Wakes on the Horizon
An anthology of poems translated from Telugu
Hyderabad (India)/Roanoke, VA (USA): Vaakili. 2016
Pages 334 | Rs 199 | $ 15.95
Poetry with a universal appeal and fine sensitivity
The monumental volume Wakes on the Horizon was first unveiled at Houston (Texas) on Sep 3, 2016 by noted film actor and writer Tanikella Bharani, and on Nov 5, 2016 by leading comedian, Brahmanandam in Singapore.
The book showcases 199 poems by 81 poets, with the selection spanning the poets born from 1895 (Viswanatha Satyanarayana) to 1989 (Nanda Kishore). An eclectic variety of themes, perceptions, viewpoints and aesthetic tastes goes in to it. The translation is lucid, lucent and alluring.
Let us go to the genesis of this undertaking in the words of the veteran and competent translator, NS Murthy himself.
“I attempted some of the translations included here as a diversion from my disappointment for not having been able to continue my graduate study at University of Houston after Spring 2011 due to acute arthritis to both knees. I was not able to stand on my feet and was largely confined either to my bed or to my chair in front of my computer for over one year. Miracle as it may seem, more than the alternative medicine I took, poetry did help me come over my illness and I am now able to climb steps and back to my job.” (Preface, p 13)
Thus what we have here is poesy at its salubrious and therapeutic best.
NS Murty is a bilingual poet and translator with 5 books to his credit. Besides, he has translated about 1700 world’s best poems, short stories and essays into Telugu, which can be seen at his blog (teluguanuvaadaalu.wordpress.com). He is the winner of the prestigious Katha-British Council South Asian Translation Award 2000 along with RS Krishna Moorthy, his maternal uncle.
Translation can be easy, ticklish or tickling depending on several parameters. Every translator has his own algorithm and manifesto. Very pertinently, Murty has on the book’s back cover printed his thoughtful poem on ‘The Art of Translation.’ Let’s go through its opening and concluding lines –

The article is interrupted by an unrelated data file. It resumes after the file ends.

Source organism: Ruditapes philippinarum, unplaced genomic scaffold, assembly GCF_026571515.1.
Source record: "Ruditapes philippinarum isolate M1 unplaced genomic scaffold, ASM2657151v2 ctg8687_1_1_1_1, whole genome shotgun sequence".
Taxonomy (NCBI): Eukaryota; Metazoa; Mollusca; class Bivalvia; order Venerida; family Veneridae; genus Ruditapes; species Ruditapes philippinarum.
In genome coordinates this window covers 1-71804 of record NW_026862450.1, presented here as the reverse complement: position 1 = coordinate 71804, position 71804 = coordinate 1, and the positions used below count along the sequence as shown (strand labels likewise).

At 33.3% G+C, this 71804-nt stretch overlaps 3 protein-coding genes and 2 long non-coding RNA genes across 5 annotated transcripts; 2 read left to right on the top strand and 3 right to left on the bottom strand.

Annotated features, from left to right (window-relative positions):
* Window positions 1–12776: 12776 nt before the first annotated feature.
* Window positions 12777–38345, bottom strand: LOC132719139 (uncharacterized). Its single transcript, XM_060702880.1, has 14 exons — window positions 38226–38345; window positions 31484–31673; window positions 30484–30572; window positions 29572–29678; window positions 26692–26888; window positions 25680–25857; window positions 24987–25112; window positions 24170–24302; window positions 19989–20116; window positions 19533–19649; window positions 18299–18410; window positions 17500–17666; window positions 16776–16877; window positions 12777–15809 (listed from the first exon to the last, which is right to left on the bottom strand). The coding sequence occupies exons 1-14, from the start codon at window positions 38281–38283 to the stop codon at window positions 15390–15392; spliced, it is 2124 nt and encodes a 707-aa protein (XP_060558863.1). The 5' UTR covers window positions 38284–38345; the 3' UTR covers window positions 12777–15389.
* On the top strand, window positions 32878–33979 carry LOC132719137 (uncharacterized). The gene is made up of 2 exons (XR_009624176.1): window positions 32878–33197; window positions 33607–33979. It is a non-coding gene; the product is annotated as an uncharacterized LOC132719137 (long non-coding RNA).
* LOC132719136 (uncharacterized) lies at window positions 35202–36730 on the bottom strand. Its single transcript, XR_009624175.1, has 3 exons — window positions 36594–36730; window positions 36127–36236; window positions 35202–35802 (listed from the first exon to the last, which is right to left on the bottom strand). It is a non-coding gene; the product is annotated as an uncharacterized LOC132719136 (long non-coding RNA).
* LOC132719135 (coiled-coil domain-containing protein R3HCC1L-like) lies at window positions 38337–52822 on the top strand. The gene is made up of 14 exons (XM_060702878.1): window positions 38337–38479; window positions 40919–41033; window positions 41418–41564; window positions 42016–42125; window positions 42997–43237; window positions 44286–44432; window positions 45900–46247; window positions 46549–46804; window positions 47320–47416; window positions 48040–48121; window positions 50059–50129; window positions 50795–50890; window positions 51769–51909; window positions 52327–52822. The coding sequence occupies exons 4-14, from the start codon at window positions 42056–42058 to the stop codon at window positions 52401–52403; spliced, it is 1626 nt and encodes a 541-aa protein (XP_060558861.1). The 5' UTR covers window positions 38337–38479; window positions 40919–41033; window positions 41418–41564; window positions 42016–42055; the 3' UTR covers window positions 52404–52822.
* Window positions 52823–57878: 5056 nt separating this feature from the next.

I thought it was easy…
As easy as to dress a showroom doll.
When the idea is good
It matters little what language it drapes.
Once she possesses a flowing hair,
Any knot, plait or braid,
Would seem as beautiful.
… … …
I began from the basics,
Crawling to my feet inch by inch.
Time taught me to be cool
When I was up against tense.
Slowly abandoning the strictures of structure
And catching up with the spirit of the writers
I took off confidently spread-eagling my wits.
As proclaimed above, NS Murty’s distilled dexterity seeps through the entire volume.
Considering the span of century that Murty has covered, one would naturally assume that there could be poems on the many landmarks dotting it – Independence Movement in its various facets; the spell cast by Swami Vivekananda, Aurobindo Ghosh and saints like them; the Sino-Indian and the Indo-Pak Wars; the Tibetan Struggle for autonomy; the Bangladesh Liberation Struggle; the Movement for a separate Andhra Province out of the Composite Madras State; the anti-Aryan/Hindu/Sanskrit Dravidian Movement; the Khalistan Movement; the Kashmiri Muslims' demand for a separate country; the woes and throes of the displaced Kashmiri Pandits; the Emergency imposed by Indira Gandhi; the precarious lives of Indian soldiers guarding the country's borders, etc, etc.
But almost none of the above find place in the anthology, and the translator himself admits that “…this is not a representative poetry of my times or the trends. The selection of poets is very subjective in the sense, I have taken only those poems that are within my capability to translate” (Preface, p 13).